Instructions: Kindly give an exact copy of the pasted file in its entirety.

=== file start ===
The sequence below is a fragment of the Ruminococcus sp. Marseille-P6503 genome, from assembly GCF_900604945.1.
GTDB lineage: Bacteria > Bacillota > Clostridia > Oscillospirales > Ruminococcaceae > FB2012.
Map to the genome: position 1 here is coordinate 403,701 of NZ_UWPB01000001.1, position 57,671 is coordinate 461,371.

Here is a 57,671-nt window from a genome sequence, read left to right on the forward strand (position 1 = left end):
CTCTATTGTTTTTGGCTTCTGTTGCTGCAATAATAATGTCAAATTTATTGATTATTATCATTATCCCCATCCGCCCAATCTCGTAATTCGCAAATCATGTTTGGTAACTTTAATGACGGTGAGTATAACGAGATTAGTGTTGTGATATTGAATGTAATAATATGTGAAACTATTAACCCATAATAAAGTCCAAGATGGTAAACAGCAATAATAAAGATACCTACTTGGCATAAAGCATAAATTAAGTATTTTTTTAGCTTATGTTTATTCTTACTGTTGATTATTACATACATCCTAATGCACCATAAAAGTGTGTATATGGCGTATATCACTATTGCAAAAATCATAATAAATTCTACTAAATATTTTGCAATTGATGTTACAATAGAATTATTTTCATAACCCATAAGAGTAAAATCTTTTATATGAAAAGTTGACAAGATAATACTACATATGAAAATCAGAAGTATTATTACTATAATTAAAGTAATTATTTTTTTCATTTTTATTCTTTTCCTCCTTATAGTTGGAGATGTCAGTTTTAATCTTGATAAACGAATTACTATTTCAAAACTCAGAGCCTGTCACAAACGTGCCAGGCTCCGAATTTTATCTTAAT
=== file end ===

The sequence below is a fragment of the Ruminococcus sp. Marseille-P6503 genome, from assembly GCF_900604945.1.
GTDB lineage: Bacteria > Bacillota > Clostridia > Oscillospirales > Ruminococcaceae > FB2012.
Map to the genome: position 1 here is coordinate 403,701 of NZ_UWPB01000001.1, position 57,671 is coordinate 461,371.

Here is a 57,671-nt window from a genome sequence, read left to right on the forward strand (position 1 = left end):
CTCTATTGTTTTTGGCTTCTGTTGCTGCAATAATAATGTCAAATTTATTGATTATTATCATTATCCCCATCCGCCCAATCTCGTAATTCGCAAATCATGTTTGGTAACTTTAATGACGGTGAGTATAACGAGATTAGTGTTGTGATATTGAATGTAATAATATGTGAAACTATTAACCCATAATAAAGTCCAAGATGGTAAACAGCAATAATAAAGATACCTACTTGGCATAAAGCATAAATTAAGTATTTTTTTAGCTTATGTTTATTCTTACTGTTGATTATTACATACATCCTAATGCACCATAAAAGTGTGTATATGGCGTATATCACTATTGCAAAAATCATAATAAATTCTACTAAATATTTTGCAATTGATGTTACAATAGAATTATTTTCATAACCCATAAGAGTAAAATCTTTTATATGAAAAGTTGACAAGATAATACTACATATGAAAATCAGAAGTATTATTACTATAATTAAAGTAATTATTTTTTTCATTTTTATTCTTTTCCTCCTTATAGTTGGAGATGTCAGTTTTAATCTTGATAAACGAATTACTATTTCAAAACTCAGAGCCTGTCACAAACGTGCCAGGCTCCGAATTTTATCTTAAT